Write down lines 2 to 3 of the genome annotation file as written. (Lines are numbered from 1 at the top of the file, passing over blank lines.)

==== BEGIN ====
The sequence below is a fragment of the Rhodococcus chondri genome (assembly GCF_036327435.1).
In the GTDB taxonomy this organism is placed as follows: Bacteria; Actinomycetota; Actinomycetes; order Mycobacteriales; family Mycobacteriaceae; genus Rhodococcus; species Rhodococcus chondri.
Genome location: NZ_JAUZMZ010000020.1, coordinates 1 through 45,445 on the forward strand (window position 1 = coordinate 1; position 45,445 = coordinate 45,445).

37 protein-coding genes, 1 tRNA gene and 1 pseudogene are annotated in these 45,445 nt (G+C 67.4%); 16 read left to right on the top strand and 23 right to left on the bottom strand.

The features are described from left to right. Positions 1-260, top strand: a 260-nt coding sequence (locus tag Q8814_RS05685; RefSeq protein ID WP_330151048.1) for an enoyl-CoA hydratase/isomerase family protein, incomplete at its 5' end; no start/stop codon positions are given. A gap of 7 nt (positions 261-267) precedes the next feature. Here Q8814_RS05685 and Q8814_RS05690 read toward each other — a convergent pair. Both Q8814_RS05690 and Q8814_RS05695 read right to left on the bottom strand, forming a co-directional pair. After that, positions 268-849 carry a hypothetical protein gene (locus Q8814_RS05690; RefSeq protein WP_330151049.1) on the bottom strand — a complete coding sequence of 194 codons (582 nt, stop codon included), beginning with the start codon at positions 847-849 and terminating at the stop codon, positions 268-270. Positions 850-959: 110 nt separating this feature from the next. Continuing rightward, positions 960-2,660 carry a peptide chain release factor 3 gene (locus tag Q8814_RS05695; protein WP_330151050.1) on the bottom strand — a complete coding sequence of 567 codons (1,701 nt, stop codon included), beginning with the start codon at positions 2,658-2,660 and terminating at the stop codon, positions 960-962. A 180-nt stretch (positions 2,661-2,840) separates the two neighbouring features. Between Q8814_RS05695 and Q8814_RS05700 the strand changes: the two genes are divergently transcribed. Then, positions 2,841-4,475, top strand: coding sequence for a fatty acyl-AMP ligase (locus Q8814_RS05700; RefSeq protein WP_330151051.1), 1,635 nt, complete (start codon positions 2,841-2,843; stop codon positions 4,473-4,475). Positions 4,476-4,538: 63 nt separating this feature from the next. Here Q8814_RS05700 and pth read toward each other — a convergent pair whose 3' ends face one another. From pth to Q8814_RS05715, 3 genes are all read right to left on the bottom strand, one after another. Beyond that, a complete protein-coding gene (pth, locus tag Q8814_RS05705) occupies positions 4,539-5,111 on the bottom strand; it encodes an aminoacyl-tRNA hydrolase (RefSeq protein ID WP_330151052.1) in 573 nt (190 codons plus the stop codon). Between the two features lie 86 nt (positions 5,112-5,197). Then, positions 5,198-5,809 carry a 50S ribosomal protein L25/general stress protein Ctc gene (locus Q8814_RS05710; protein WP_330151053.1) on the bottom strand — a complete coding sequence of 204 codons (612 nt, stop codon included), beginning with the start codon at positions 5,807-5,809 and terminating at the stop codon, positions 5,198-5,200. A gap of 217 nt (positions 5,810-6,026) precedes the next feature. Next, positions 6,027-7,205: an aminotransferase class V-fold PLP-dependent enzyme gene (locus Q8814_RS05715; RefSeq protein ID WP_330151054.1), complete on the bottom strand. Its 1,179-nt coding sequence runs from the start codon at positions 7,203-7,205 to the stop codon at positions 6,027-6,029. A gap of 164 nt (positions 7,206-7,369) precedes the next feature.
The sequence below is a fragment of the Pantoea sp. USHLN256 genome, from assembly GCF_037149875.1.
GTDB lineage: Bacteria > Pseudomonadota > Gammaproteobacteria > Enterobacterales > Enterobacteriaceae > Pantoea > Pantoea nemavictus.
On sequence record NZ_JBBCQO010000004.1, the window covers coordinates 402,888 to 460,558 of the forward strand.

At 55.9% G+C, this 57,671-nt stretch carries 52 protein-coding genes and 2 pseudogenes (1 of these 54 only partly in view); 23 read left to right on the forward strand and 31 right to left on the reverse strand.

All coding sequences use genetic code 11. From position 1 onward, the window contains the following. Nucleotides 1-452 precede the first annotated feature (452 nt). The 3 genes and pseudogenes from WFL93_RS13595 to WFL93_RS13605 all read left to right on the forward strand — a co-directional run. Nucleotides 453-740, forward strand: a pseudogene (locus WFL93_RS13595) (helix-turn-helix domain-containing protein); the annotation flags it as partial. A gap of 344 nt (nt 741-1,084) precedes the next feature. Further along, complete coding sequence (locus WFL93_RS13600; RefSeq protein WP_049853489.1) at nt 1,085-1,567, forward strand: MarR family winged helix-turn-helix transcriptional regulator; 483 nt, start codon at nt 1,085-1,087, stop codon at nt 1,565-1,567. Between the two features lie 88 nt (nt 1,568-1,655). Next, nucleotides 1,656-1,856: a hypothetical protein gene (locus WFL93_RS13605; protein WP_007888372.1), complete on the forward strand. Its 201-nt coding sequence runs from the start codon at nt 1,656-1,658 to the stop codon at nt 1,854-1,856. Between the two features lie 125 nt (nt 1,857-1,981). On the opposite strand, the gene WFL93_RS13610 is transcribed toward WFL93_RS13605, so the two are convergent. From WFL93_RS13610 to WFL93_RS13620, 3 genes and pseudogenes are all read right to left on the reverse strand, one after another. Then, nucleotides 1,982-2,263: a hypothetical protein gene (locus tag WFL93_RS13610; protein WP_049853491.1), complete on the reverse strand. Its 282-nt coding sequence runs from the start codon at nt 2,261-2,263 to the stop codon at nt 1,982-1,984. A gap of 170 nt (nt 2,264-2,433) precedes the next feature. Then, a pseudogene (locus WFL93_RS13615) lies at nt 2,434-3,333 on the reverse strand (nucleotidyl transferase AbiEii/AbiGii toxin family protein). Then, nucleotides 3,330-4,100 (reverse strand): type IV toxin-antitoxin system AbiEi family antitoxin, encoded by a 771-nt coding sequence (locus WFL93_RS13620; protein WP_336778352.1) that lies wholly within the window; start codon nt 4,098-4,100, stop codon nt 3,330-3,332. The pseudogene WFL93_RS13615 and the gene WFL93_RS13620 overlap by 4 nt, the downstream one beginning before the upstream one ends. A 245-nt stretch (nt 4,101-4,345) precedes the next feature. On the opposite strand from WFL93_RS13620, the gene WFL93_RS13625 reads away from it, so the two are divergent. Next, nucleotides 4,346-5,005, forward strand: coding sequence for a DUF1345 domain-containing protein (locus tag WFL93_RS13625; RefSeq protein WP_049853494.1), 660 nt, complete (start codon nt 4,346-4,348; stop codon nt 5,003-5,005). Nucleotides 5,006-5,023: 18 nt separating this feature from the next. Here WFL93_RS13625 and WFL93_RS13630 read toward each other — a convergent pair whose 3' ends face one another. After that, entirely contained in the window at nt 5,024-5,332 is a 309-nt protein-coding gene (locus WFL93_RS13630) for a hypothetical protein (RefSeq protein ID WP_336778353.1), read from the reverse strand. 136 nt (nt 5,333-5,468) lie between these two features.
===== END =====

In the GTDB taxonomy this organism is placed as follows: Bacteria; Actinomycetota; Actinomycetes; order Mycobacteriales; family Mycobacteriaceae; genus Rhodococcus; species Rhodococcus chondri.
Genome location: NZ_JAUZMZ010000020.1, coordinates 1 through 45,445 on the forward strand (window position 1 = coordinate 1; position 45,445 = coordinate 45,445).